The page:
There are multiple kinds of serial communication and UART is one of them. It is quite popular because of its simple communication system and dependence on most of the software. There is multiple UART communication pin in the Raspberry pi 4 and all of them are given below:
- TXD1 – GPIO14 – Pin8
- RXD1 – GPIO15 – Pin10
- TXD2 – GPIO0 – Pin27
- RXD2 – GPIO1 – Pin28
- TXD3 – GPIO5 – Pin29
- RXD3 – GPIO4 – Pin7
- TXD4 – GPIO8 – Pin24
- RXD4 – GPIO9 – Pin21
- TXD5 – GPIO12 – Pin32
- RXD5 – GPIO13 – Pin33
SPI Communication Pins
Some devices use SPI protocol and it could help the controlling device to control multiple devices using single data transmissions wire. In Raspberry pi 4 there are multiple SPI pins that can be used for SPI communication. The SPI pin of Raspberry Pi 4 is given below:
- SPI3 CEO N – GPIO0 – Pin27
- SPI3 MISO – GPIO1 – Pin28
- SPI3 MOSI – GPIO2 – Pin3
- SPI3 SCLK – GPIO3 – Pin5
- SPI4 CEO N – GPIO4 – Pin7
- SPI4 MISO – GPIO5 – Pin29
- SPI4 MOSI – GPIO6 – Pin31
- SPI4 SCLK – GPIO7 – Pin26
- SPI0 CE1 N – GPIO8 – Pin24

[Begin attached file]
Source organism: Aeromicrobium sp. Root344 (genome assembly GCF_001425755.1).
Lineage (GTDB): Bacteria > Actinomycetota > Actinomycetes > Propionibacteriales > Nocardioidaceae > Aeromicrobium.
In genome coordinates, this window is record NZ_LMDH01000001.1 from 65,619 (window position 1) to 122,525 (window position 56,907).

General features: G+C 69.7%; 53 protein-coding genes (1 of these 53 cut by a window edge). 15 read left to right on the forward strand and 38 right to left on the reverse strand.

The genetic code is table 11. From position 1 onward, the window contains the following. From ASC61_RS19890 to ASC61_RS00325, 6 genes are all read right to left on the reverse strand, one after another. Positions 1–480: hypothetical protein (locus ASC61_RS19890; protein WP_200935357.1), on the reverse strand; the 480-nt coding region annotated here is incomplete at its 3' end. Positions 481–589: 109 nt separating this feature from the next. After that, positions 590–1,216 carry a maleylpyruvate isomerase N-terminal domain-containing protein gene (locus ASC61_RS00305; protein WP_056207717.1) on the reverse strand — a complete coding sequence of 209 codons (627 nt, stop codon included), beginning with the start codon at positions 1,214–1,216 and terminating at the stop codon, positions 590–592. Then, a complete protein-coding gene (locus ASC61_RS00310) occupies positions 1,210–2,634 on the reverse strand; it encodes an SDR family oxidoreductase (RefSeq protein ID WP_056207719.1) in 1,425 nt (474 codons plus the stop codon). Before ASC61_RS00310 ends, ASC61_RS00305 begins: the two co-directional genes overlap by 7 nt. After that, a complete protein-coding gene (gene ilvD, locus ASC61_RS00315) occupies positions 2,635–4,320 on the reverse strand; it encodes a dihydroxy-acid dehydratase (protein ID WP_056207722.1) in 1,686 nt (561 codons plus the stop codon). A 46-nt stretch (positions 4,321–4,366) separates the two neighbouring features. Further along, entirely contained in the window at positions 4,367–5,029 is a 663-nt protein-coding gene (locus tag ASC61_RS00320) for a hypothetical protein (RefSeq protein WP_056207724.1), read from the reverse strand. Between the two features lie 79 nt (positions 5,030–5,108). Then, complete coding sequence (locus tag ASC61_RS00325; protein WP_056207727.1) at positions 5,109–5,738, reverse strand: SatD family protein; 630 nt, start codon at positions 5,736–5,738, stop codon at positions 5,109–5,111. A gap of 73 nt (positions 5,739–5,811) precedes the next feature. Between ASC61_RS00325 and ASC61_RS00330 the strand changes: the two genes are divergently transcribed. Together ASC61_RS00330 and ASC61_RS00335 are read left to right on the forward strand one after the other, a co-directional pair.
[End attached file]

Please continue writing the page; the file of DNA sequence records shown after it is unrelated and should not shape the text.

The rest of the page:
- SPI0 CE0 N – GPIO9 – Pin21
- SPI0 MISO – GPIO10 – Pin19
- SPI0 MOSI – GPIO11 – Pin23
- SPI5 CEO N/ SPI0 SCLK – GPIO12 – Pin32
- SPI5 MISO – GPIO13 – Pin33
- SPI5 MOSI – GPIO14 – Pin8
- SPI5 SCLK – GPIO15 – Pin10
- CTS0 – GPIO16 – Pin36
- RTS0 – GPIO17 – Pin11
- SPI6 CEO N – GPIO18 – Pin12
- SPI6 MISO – GPIO19 – Pin35
- SPI6 MOSI – GPIO20 – Pin38
- SPI6 SCLK – GPIO21 – Pin40
I2C Communication Pins
Raspberry Pi 4 also supports the I2C protocol. It is a type of serial communication used by some sensors and motors to communicate. In Pi GPIO pins also gives I2C support. All these pins are given below:
- SDA0/SDA6 – GPIO0 – Pin27
- SCL0/SCL6 – GPIO1 – Pin28
- SDA1/SDA3 – GPIO2 – Pin3
- SCL1/SCL3 – GPIO3 – Pin5